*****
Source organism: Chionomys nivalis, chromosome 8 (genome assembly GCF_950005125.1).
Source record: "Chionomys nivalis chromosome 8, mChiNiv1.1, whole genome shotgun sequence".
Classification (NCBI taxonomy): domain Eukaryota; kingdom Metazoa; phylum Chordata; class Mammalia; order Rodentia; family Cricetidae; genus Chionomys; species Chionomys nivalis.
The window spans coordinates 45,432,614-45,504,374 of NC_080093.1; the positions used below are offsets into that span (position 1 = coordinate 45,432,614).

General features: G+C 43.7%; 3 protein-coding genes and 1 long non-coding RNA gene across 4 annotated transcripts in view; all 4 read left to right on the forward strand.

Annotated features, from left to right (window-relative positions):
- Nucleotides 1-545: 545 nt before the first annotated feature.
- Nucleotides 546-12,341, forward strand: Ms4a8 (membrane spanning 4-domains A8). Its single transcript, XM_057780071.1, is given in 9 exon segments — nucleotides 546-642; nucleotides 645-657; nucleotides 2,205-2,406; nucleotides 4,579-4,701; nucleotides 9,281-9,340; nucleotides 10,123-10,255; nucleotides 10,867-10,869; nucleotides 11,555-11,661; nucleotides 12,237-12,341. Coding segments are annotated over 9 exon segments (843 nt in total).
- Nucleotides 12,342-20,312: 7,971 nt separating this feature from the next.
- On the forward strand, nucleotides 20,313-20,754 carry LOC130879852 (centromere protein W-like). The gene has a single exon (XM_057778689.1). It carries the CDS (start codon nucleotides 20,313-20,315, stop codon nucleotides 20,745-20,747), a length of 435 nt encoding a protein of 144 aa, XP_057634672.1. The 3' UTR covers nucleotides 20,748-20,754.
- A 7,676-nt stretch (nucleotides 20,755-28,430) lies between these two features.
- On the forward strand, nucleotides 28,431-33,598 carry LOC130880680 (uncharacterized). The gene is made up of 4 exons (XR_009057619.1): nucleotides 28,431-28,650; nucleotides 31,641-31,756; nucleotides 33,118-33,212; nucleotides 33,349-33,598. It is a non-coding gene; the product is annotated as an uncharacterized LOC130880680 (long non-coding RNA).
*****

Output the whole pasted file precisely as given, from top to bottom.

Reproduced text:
Source organism: Chionomys nivalis, chromosome 8 (genome assembly GCF_950005125.1).
Source record: "Chionomys nivalis chromosome 8, mChiNiv1.1, whole genome shotgun sequence".
Classification (NCBI taxonomy): domain Eukaryota; kingdom Metazoa; phylum Chordata; class Mammalia; order Rodentia; family Cricetidae; genus Chionomys; species Chionomys nivalis.
The window spans coordinates 45,432,614-45,504,374 of NC_080093.1; the positions used below are offsets into that span (position 1 = coordinate 45,432,614).

General features: G+C 43.7%; 3 protein-coding genes and 1 long non-coding RNA gene across 4 annotated transcripts in view; all 4 read left to right on the forward strand.

Annotated features, from left to right (window-relative positions):
- Nucleotides 1-545: 545 nt before the first annotated feature.
- Nucleotides 546-12,341, forward strand: Ms4a8 (membrane spanning 4-domains A8). Its single transcript, XM_057780071.1, is given in 9 exon segments — nucleotides 546-642; nucleotides 645-657; nucleotides 2,205-2,406; nucleotides 4,579-4,701; nucleotides 9,281-9,340; nucleotides 10,123-10,255; nucleotides 10,867-10,869; nucleotides 11,555-11,661; nucleotides 12,237-12,341. Coding segments are annotated over 9 exon segments (843 nt in total).
- Nucleotides 12,342-20,312: 7,971 nt separating this feature from the next.
- On the forward strand, nucleotides 20,313-20,754 carry LOC130879852 (centromere protein W-like). The gene has a single exon (XM_057778689.1). It carries the CDS (start codon nucleotides 20,313-20,315, stop codon nucleotides 20,745-20,747), a length of 435 nt encoding a protein of 144 aa, XP_057634672.1. The 3' UTR covers nucleotides 20,748-20,754.
- A 7,676-nt stretch (nucleotides 20,755-28,430) lies between these two features.
- On the forward strand, nucleotides 28,431-33,598 carry LOC130880680 (uncharacterized). The gene is made up of 4 exons (XR_009057619.1): nucleotides 28,431-28,650; nucleotides 31,641-31,756; nucleotides 33,118-33,212; nucleotides 33,349-33,598. It is a non-coding gene; the product is annotated as an uncharacterized LOC130880680 (long non-coding RNA).